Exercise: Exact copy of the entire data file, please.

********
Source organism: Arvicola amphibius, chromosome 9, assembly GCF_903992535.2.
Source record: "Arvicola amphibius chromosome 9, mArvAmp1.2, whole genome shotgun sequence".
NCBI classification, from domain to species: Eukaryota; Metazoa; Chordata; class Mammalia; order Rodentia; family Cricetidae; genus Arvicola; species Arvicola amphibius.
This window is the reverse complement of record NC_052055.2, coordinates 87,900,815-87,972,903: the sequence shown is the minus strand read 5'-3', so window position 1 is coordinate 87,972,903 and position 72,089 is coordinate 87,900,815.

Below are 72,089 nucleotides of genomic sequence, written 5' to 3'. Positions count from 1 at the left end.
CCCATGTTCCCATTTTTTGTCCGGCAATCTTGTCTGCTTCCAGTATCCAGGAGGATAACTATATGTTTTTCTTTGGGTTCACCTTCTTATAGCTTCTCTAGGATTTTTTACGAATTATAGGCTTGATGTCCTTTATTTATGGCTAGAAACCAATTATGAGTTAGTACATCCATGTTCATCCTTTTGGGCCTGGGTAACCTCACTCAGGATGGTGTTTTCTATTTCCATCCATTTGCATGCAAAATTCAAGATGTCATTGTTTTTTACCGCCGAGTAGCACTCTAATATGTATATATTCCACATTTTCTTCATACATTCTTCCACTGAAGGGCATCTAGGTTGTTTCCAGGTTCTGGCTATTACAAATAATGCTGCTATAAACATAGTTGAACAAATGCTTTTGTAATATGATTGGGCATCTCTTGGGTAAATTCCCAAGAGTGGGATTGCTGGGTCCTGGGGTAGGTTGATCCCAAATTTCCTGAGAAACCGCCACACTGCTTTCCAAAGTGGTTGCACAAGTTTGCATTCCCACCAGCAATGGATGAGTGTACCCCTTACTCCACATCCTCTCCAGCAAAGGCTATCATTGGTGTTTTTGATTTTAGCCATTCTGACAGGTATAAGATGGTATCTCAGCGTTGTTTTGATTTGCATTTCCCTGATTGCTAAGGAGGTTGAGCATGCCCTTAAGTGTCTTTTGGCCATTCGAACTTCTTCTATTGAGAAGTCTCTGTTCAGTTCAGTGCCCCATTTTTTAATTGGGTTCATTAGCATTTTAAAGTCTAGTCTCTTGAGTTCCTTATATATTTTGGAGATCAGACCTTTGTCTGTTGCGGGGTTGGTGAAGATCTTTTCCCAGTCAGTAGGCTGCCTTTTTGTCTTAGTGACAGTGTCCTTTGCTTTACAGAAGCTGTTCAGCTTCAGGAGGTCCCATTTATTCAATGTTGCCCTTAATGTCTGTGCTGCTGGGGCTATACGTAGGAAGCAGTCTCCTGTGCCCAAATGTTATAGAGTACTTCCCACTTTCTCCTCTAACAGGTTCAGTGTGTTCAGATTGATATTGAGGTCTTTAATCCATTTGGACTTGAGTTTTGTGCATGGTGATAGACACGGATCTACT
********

Source organism: Arvicola amphibius, chromosome 9, assembly GCF_903992535.2.
Source record: "Arvicola amphibius chromosome 9, mArvAmp1.2, whole genome shotgun sequence".
NCBI classification, from domain to species: Eukaryota; Metazoa; Chordata; class Mammalia; order Rodentia; family Cricetidae; genus Arvicola; species Arvicola amphibius.
This window is the reverse complement of record NC_052055.2, coordinates 87,900,815-87,972,903: the sequence shown is the minus strand read 5'-3', so window position 1 is coordinate 87,972,903 and position 72,089 is coordinate 87,900,815.

Below are 72,089 nucleotides of genomic sequence, written 5' to 3'. Positions count from 1 at the left end.
CCCATGTTCCCATTTTTTGTCCGGCAATCTTGTCTGCTTCCAGTATCCAGGAGGATAACTATATGTTTTTCTTTGGGTTCACCTTCTTATAGCTTCTCTAGGATTTTTTACGAATTATAGGCTTGATGTCCTTTATTTATGGCTAGAAACCAATTATGAGTTAGTACATCCATGTTCATCCTTTTGGGCCTGGGTAACCTCACTCAGGATGGTGTTTTCTATTTCCATCCATTTGCATGCAAAATTCAAGATGTCATTGTTTTTTACCGCCGAGTAGCACTCTAATATGTATATATTCCACATTTTCTTCATACATTCTTCCACTGAAGGGCATCTAGGTTGTTTCCAGGTTCTGGCTATTACAAATAATGCTGCTATAAACATAGTTGAACAAATGCTTTTGTAATATGATTGGGCATCTCTTGGGTAAATTCCCAAGAGTGGGATTGCTGGGTCCTGGGGTAGGTTGATCCCAAATTTCCTGAGAAACCGCCACACTGCTTTCCAAAGTGGTTGCACAAGTTTGCATTCCCACCAGCAATGGATGAGTGTACCCCTTACTCCACATCCTCTCCAGCAAAGGCTATCATTGGTGTTTTTGATTTTAGCCATTCTGACAGGTATAAGATGGTATCTCAGCGTTGTTTTGATTTGCATTTCCCTGATTGCTAAGGAGGTTGAGCATGCCCTTAAGTGTCTTTTGGCCATTCGAACTTCTTCTATTGAGAAGTCTCTGTTCAGTTCAGTGCCCCATTTTTTAATTGGGTTCATTAGCATTTTAAAGTCTAGTCTCTTGAGTTCCTTATATATTTTGGAGATCAGACCTTTGTCTGTTGCGGGGTTGGTGAAGATCTTTTCCCAGTCAGTAGGCTGCCTTTTTGTCTTAGTGACAGTGTCCTTTGCTTTACAGAAGCTGTTCAGCTTCAGGAGGTCCCATTTATTCAATGTTGCCCTTAATGTCTGTGCTGCTGGGGCTATACGTAGGAAGCAGTCTCCTGTGCCCAAATGTTATAGAGTACTTCCCACTTTCTCCTCTAACAGGTTCAGTGTGTTCAGATTGATATTGAGGTCTTTAATCCATTTGGACTTGAGTTTTGTGCATGGTGATAGACACGGATCTACT